Viral Infections and breast cancer
Human papillomavirus (HPV) infection, herpes simplex, and herpes zoster (“shingles”) are occasionally found in breast cancer patients.
HPV infection can cause condylomata of the external genitals and perianal region.
Condylomata acuminata of the vulva, vagina, and perianal area are usually associated with forms of HPV that have low oncogenic potential.
In the case of such lesions, specific HPV typing is not usually performed.
A simple biopsy of one of the lesions will confirm the diagnosis of condylomata and differentiate the lesions from vulval or vaginal in situ or invasive carcinoma. Biopsy is necessary because early invasive squamous carcinoma of the vulva sometimes appears similar to a condyloma.
Condylomata acuminata can be treated in a variety of ways, including simple excision, cryotherapy, laser ablation, and use of topical preparations. Recently, 5% imiquimod in a cream base has been used. The cream is applied three times weekly before bedtime and is washed off the next day with mild soap and water.
The surrounding normal skin should be protected by applying petroleum-based jelly and covering with cotton gauze when imiquimod cream is applied because imiquimod can be very irritating. Imiquimod cream can be used for up to 16 weeks. Another topical treatment, podophyllotoxin 5% solution or gel, is applied to condylomata in cycles consisting of twice-daily treatment for 3 days followed by 4 days of no therapy. Up to four cycles of treatment may be given. Lesions larger than 2-3 cm are best treated by cryotherapy, electrocautery, or laser surgery. Recurrences are common with all treatments and usually occur within 3 months.
Table 15-2. Diagnosis and Treatment of Nontrichomonal Purulent Vaginal Discharge
As previously stated, the subtypes of HPV that cause condylomata do not usually lead to malignancy. However, other HPV subtypes, known as “high risk” or oncogenic types, may be associated with or may predispose to cervical, vaginal, or vulval neoplasias. Screening for the oncogenic types of HPV is now available and is performed routinely on Pap test specimens that show atypical squamous cells of undetermined significance. There is presently no effective treatment that will eliminate HPV, and HPV typing does not preclude the need for cytology screening on an annual basis or more frequently if indicated by an atypical Pap test result. The Food and Drug Administration has approved a vaccine that targets HPV types 6, 11, 16, and 18. HPV types 6 and 11 cause 90% of genital warts, and HPV types 16 and 18 cause 70% of cervical cancers. The vaccine is approved for women ages 9-26 years.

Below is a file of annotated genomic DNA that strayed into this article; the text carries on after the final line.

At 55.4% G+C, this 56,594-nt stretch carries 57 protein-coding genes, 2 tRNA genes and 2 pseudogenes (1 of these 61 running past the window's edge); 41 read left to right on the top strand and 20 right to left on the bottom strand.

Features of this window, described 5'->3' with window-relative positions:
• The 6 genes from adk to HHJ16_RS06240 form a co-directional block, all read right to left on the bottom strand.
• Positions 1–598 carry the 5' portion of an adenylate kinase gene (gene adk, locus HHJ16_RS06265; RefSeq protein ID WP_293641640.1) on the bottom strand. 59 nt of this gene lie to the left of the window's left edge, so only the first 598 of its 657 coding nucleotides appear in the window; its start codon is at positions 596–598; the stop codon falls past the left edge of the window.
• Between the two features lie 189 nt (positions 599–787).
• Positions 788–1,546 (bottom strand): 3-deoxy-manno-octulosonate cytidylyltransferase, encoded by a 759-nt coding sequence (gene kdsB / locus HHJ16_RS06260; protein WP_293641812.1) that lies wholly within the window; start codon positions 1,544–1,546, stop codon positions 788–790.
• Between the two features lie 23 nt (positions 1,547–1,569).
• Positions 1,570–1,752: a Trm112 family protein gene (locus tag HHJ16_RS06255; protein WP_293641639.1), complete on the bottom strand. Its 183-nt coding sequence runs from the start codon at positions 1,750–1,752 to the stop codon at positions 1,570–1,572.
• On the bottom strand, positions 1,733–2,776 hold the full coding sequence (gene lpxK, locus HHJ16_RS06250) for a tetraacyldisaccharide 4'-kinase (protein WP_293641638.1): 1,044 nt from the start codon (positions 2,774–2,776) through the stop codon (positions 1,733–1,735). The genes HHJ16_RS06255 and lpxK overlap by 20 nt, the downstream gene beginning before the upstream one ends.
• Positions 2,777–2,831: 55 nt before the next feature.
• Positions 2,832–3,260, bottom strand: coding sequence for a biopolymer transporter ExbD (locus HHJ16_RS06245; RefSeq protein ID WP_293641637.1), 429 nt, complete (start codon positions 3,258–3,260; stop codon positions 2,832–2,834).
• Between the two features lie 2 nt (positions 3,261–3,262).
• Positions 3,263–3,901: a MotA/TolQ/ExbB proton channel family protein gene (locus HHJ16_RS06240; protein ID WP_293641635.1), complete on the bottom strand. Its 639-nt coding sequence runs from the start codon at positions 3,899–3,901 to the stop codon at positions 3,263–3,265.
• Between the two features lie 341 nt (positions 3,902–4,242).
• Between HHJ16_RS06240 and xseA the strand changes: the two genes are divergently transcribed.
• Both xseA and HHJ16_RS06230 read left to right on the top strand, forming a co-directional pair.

Herpes simplex is a highly contagious, recurrent, incurable sexually transmitted disease; 75% of sex partners of infected individuals will be affected.
The incubation period ranges from 3 to 7 days.
Herpes simplex typically presents as multiple small vesicles on an erythematous base; the appearance of these vesicles is followed by the appearance of one or more painful, shallow ulcers. These ulcers can occur on any part of the vulva and can be extremely painful when they occur on the labia minora or close to the urethra. Symptoms, including the vesicular phase, may persist for 10-14 days. Patients often report a prior history of herpetic lesions that began as a vesicular rash. Herpetic lesions may also be associated with tender inguinal lymphadenopathy. Viral cultures can be done to confirm the diagnosis, but it takes 2-4 days to get the results, and it is usually not practical to delay treatment until the results are received. Several therapies are available that may alleviate the pain and accelerate healing of the ulcers (Table 15-3).
Table 15-3. Treatment of Herpes Simplex and Herpes Zoster of the Vulva
Topical treatment with solutions that contain aluminum acetate and acetic acid is soothing. Daily suppressive therapy in patients who have more than six recurrences per year decreases the frequency of outbreaks by approximately 75%. Patients are infectious while lesions or prodromal symptoms (burning, tingling, pruritis) are present, but importantly, asymptomatic viral shedding frequently occurs.
Herpes zoster of the vulva is exceedingly rare. The presentation and management of herpes zoster of the vulva are the same as the presentation and management of herpes zoster at other sites. Patients with herpes zoster who are receiving chemotherapy, particularly high-dose chemotherapy, should be treated with the same antiviral agents that are used to treat herpes simplex. In severely immunocompromised patients and those with disseminated herpes zoster, intravenous treatment may be required. Such patients should also usually receive antiviral agents as prophylaxis during and immediately after the administration of high-dose chemotherapy.
Elizabeth R. Keeler, Pedro T. Ramirez, and Ralph S. Freedman
Committee on Gynecological Practice, the American College of Obstetricians and Gynecologists. Obstet Gynecol 2007